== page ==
Super Star Advcocate: Caron Myers

Posted August 6th, 2018 by Be The Match and filed in News
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Back in 1983, Caron’s sweet, 5-year-old daughter Brandy was diagnosed with cancer. The previous year, doctors thought her illness was just juvenile rheumatoid arthritis. Months later, they found out how wrong they were. She was diagnosed with Stage 4 lymphoblastic lymphoma, a sister disease to leukemia. For the next three years, she was treated with a series of intensive chemotherapy. After a tough fight, she went into remission and was stable for about a year.

Just as the following March winds began to blow, so did a relapse of the disease. At that point, she relapsed with Stage 4 Acute Lymphocytic Leukemia (ALL), and doctors said her only hope would be blood stem cell transplant. The year was 1986.

There are two factors in Brandy and Caron’s story that played into the development of the C.W. Bill Young Transplantation Program and the start to NMDP/Be The Match. Brandy’s primary pediatric oncologist was Dr. Jerry Barbosa. But, a new doctor had joined forces with Brandy’s hospital – All Children’s Hospital in St. Petersburg, Florida. His name was Dr. Robert Goode, and he was helping develop a new bone marrow wing for the oncology unit. He was known to his fellow doctors as “the father of bone marrow transplantation.”

Caron’s father, on the other hand, was involved in politics, and her family had close relationships with many political figures. During Brandy’s fight, she met President Ronald Reagan, at the behest of Senator Paula Hawkins, then Vice President George H.W. Bush and Second Lady Barbara Bush. Her family also had a close relationship with Congressman C.W. Bill Young who would often visit the hospital and regularly check on Brandy’s condition.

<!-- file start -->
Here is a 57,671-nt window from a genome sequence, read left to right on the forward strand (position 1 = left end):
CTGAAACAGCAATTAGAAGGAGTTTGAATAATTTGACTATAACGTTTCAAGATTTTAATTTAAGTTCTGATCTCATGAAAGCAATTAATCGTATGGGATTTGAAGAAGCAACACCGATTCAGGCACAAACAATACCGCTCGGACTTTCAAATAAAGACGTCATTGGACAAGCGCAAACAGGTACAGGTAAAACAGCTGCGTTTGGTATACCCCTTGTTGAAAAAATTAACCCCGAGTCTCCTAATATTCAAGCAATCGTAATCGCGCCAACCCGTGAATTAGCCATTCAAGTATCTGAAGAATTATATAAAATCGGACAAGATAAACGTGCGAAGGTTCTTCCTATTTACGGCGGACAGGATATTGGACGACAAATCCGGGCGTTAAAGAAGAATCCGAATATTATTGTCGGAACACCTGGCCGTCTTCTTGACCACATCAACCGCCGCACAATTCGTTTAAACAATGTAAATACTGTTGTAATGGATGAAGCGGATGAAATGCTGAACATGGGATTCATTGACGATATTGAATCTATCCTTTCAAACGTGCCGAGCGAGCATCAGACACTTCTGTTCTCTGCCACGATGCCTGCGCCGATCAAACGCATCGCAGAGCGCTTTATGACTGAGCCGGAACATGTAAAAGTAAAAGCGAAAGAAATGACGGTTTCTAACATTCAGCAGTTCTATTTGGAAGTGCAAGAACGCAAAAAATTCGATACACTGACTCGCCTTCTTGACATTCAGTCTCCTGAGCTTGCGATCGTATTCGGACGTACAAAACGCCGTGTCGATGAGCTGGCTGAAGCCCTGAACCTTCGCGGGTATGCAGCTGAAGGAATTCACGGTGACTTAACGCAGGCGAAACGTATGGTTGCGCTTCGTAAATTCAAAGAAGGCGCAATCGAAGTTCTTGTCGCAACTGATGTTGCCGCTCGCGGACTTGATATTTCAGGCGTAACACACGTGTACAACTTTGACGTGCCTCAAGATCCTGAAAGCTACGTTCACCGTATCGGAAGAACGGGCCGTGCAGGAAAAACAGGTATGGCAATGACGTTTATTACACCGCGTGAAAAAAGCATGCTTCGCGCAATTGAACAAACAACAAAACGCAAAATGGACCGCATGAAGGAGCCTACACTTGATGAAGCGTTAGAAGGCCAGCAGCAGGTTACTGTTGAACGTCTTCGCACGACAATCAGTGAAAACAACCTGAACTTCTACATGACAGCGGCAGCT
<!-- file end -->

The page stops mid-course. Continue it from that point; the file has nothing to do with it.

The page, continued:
Congressman Young wanted to help not only Caron and Brandy, but others dealing with the same kind of pain from life-threatening blood cancers and blood diseases. Caron asked Congressman Young, “With the advent of computers and blood banks, why can’t [the doctors] merge things together to create some sort of clearing house, so it would help everyone?” He went to work on finding a solution, which would ultimately result in the C.W. Bill Young Cell Transplantation Program operated by the National Marrow Donor Program/Be The Match.

Unfortunately, at the time, the registry was in the very early stages of development. Brandy’s only option was to receive an autologous blood stem cell transplant, meaning she would be her own donor. Brandy had to travel to the University of Minnesota where she received the transplant, which was her only chance at survival. Sadly, on Mother’s Day 1987, Brandy died.

Congressman Young was one of the first phone calls Caron received, as well as condolences from the Reagans, the Bush family and many other members of Congress who had supported the legislation. In the Congressman’s address to the House floor, he mentioned Brandy—she inspired legislation that helped others find a match on the program’s registry and helped cure life-threatening diseases like her own.

Caron continues to use Brandy’s story as an opportunity to persuade policymakers to help others. She has been fearless in her advocacy. As Caron says, “They put their pants on the same way you and I do. Many of them come from humble beginnings. Everyone has a story, and politicians are no different.”

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